Scenes From Behind The Counter At 7/11
by James Seidler
It’s a cliché, but working in a convenience store you get to know the people who come in. They generally think themselves invisible, secure in the flood of comings and goings, all of the different people that make up a shift. And sure, there are a lot of people, but it doesn’t take more than two late-night runs to be known as the condom guy, or mister macaroni, or someone who, based on the regularity with which they buy the big bottle of Ex-Lax ($8.99) should really consider adding more fiber to their diet.
With the regulars it reaches the point where I could ring up what they came in for before they even reach the register, but doing that would rob them of the anonymity that people come to convenience stores to find, sending them, slightly spooked, to the Walgreens down the block where they can find a cashier with the decorum to properly ignore them.
It’s another truth about working in the convenience industry that learning a little about the people who come into your place inevitably leads you to assume you know a great deal more about them. Before long you’re sure not only about the fact that wine-lady will come in every Thursday around eight-thirty for a bottle of seven-dollar Merlot, but you know the glass she drinks it in, the meal that accompanies it, and the man who shares it, whom you visualize right down to the rimless frames of his glasses. It reaches the point that when you spot some small verification, such as a muffled man-form slumped patiently in his seat in the parking lot, you begin to trust that all your other assumptions are right as well, leaving your lotto junkies and Slurpie enthusiasts to proceed through the clockwork lives you’ve established for them.
All of this I say by way of explaining how I came to fall in love with someone I didn’t know at all.
Those who work in the convenience industry won’t be surprised to hear about my predicament. After all, in the five months I’ve worked at the Seven-Eleven at the intersection of Waveland and Broadway I’ve engaged in no less than seven marriages of fancy, some complete with children and tearful deathbed farewells, as well as four-hundred significant long-term relationships and 3,700 hasty trysts in the employees’ restroom, for which I hold, Excalibur-like, the single key.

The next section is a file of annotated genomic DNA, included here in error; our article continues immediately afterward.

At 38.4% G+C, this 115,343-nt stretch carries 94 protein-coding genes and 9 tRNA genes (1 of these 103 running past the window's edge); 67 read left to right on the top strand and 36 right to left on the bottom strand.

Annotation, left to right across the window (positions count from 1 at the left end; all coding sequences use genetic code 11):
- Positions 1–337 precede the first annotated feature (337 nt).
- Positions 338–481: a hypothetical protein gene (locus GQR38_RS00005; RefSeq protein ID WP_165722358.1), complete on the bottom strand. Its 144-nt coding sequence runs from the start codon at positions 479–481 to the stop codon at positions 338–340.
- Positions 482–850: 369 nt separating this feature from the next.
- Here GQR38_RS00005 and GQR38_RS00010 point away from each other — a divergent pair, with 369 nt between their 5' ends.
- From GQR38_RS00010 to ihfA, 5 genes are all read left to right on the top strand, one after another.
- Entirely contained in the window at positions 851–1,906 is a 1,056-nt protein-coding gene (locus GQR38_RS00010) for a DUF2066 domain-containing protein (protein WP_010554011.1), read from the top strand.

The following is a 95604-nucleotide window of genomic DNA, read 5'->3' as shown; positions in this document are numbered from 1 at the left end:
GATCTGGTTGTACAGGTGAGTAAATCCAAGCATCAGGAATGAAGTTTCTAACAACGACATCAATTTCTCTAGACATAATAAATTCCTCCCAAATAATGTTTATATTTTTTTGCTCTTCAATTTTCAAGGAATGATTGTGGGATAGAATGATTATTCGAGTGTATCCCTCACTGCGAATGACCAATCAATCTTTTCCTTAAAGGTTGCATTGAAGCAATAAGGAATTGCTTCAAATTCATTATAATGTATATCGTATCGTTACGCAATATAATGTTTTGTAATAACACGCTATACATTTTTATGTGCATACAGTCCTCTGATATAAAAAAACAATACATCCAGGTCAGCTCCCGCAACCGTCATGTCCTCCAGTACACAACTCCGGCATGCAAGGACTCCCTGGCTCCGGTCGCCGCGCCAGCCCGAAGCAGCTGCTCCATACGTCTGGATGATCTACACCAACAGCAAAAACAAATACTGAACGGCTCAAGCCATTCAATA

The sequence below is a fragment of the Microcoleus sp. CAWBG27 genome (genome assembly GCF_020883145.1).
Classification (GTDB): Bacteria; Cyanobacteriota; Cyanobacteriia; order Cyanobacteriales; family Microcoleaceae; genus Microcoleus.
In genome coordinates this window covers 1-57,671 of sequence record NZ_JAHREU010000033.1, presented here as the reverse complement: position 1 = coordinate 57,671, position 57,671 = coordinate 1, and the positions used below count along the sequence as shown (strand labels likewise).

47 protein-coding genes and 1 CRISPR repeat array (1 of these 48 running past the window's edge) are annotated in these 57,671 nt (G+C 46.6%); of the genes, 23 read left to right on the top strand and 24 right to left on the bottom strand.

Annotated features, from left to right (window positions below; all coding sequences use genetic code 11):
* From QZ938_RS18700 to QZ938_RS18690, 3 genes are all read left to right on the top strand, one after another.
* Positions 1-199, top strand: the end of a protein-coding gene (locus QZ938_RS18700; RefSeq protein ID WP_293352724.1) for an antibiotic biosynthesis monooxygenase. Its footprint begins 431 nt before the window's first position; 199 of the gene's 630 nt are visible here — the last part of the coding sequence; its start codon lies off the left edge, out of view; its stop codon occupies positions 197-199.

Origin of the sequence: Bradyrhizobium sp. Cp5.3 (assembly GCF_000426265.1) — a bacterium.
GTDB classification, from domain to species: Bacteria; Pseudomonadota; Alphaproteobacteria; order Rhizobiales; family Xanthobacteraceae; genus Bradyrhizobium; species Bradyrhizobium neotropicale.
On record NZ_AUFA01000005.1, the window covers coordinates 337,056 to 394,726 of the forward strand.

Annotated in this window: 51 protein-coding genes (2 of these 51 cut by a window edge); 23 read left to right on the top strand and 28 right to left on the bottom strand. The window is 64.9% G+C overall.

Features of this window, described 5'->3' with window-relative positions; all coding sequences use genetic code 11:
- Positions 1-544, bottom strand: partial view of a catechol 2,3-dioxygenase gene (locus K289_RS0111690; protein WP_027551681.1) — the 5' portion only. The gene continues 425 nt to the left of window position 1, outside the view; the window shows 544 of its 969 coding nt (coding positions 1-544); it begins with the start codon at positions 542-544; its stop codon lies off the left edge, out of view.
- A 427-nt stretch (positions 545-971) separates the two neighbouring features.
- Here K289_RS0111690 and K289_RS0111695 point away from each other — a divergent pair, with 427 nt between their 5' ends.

Still, this particular romance was complicated somewhat by the thing she came in for: the newspaper. This was notable for several reasons. First, it meant she came in every day, allowing for the regular contact necessary for chance infatuation to deepen into true love. Second, it allowed her to remain a complete mystery. Every day, she paid for her newspaper with exact change, two round quarters, which she plopped on the counter in one smooth motion as she picked up the paper and left, placing her in the store for three seconds per visit, far short of the time necessary to lure her in with my counterman’s charms.
Every day she’d come in right at the same time, five after eight. Shortly before she was due to arrive I would scan the skies outside the store to be as up-to-the-minute on my weather talk as would be necessary to win a woman of this caliber. But, even as she continued to reel me in with her brisk pace and business casual wear, which, like a blue-wool cocoon promised ever greater future beauty, her gruesome efficiency served to keep us apart.